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Re: Measuring Debian progress

On Sun, Jan 07, 2007 at 08:04:31PM +0200, Lars Wirzenius wrote:
> * Total number of non-pseudo-packages that bugs.debian.org knows about.
> * Number of open bugs, in total, and for each severity, and a count of
> all non-wishlist, non-wontfix bugs.
> * Number of bugs opened or closed since the previous report.
> * Median and maximum times for first reply to a non-wishlist bug.
> * Median and maximum times since latest reply to a non-wishlist bug.
> * Median and maximum age of currently open bugs.
> * Median and maximum duration from opening to closing of closed bugs
> (total, and since previous report).
> * Number of bugs younger than a month, younger than a year, or older
> than a year.
> * Number of packages with 0 bugs, 1-5 bugs, 6-20 bugs, 21-100 bugs, more
> than 100 bugs.
> * Minimum, median, and maximum "Bogonic Quality Numbers".
(Snip mathematical proof of "Bogonic Quality Numbers" :)

I would like to offer my completely worthless 2 cents here.

I think that the aggregate statistics are OK.  It will help to identify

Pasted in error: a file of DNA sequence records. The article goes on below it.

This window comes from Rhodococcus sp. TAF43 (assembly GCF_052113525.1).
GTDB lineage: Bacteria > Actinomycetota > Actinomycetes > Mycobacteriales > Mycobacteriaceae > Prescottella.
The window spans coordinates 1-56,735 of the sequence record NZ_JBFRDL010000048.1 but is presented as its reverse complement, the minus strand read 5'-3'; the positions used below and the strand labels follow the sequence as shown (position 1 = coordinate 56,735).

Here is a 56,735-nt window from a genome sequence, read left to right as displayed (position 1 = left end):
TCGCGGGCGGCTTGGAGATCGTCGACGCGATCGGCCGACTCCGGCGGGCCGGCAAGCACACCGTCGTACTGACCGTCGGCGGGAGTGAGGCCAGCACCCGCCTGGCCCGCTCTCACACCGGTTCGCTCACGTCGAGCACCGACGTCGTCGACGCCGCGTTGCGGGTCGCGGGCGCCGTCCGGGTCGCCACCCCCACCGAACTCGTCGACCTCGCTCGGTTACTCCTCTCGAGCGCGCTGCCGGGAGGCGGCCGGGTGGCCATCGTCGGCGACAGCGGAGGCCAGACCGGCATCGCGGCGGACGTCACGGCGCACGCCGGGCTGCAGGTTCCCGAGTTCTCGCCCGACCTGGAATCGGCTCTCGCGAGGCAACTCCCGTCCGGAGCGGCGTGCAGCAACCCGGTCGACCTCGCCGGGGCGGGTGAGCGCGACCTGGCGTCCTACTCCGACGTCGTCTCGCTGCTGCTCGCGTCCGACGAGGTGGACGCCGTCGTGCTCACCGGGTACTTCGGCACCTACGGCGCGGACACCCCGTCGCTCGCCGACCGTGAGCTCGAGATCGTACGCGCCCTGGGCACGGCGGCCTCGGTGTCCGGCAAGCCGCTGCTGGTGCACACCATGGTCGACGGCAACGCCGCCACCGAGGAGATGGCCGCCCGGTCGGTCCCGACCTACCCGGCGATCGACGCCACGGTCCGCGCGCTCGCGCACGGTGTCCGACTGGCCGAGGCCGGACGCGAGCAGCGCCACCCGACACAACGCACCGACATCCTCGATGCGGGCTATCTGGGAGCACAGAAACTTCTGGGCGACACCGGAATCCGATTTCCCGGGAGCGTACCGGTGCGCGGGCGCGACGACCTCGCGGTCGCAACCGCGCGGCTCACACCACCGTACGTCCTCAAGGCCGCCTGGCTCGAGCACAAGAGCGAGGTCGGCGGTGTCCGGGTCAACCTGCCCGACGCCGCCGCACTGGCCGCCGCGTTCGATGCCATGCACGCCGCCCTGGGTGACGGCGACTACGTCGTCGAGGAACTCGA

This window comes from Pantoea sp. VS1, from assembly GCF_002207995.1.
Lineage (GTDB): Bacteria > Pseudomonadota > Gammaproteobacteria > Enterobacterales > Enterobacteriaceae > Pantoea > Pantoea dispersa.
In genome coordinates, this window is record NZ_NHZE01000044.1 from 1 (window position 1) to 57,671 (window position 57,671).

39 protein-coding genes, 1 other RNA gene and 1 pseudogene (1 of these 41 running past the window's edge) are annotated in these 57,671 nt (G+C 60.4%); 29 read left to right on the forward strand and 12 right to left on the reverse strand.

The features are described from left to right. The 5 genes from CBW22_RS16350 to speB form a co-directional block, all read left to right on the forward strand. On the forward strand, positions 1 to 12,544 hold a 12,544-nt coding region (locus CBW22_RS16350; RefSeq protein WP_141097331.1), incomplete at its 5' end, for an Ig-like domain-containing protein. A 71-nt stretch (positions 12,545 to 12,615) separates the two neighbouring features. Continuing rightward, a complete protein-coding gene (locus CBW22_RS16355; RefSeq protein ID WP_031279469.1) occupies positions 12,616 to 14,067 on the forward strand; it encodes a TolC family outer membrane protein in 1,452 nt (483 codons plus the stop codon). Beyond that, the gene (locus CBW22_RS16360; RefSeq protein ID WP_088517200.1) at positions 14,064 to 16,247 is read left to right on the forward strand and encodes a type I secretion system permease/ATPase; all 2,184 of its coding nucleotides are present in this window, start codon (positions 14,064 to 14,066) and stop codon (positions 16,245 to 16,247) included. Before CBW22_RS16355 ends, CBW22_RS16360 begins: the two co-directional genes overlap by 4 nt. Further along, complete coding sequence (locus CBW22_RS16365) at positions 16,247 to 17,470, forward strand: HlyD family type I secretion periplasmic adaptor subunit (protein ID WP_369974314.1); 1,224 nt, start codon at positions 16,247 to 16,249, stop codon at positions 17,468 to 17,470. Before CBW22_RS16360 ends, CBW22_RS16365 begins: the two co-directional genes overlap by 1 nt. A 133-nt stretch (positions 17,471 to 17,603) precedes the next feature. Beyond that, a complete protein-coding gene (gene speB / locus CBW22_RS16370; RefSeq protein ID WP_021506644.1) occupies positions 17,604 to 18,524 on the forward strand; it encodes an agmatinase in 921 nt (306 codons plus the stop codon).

trends in the distribution as a whole.  They are not perfect, but then
no metric really is.  For example, right now, many maintainers upload
updated packages that fix lots of problems.  Some of those fixes are the
product of a bug report and/or patch.  Howerver, many of those fixes are
the result of the maintainer himself/herself encountering something
wrong and fixing it without an associated bug report.  If someone wanted
to help "improve" the statistics he/she could simply open a bug for
every single changelog entry for an update and then upload the update
that same day.

I'm not saying that everyone, or even anyone, will do that.  However, it
is something of which we need to be aware when evaluating/analyzing the

There are lots of other issues, but I will not go into those now.

Now, my opinion on the "Bogonic Quality Numbers" is that they should be
left out entirely.  The only thing worse than metrics is useless or
incorrect metrics.  Because of the nature of software and the wide range
of packages in Debian, any attempt to assign a quality metric to a
particular package is probably not worthwhile.

Again, that is my worthless 2 cents.



Roberto C. Sanchez

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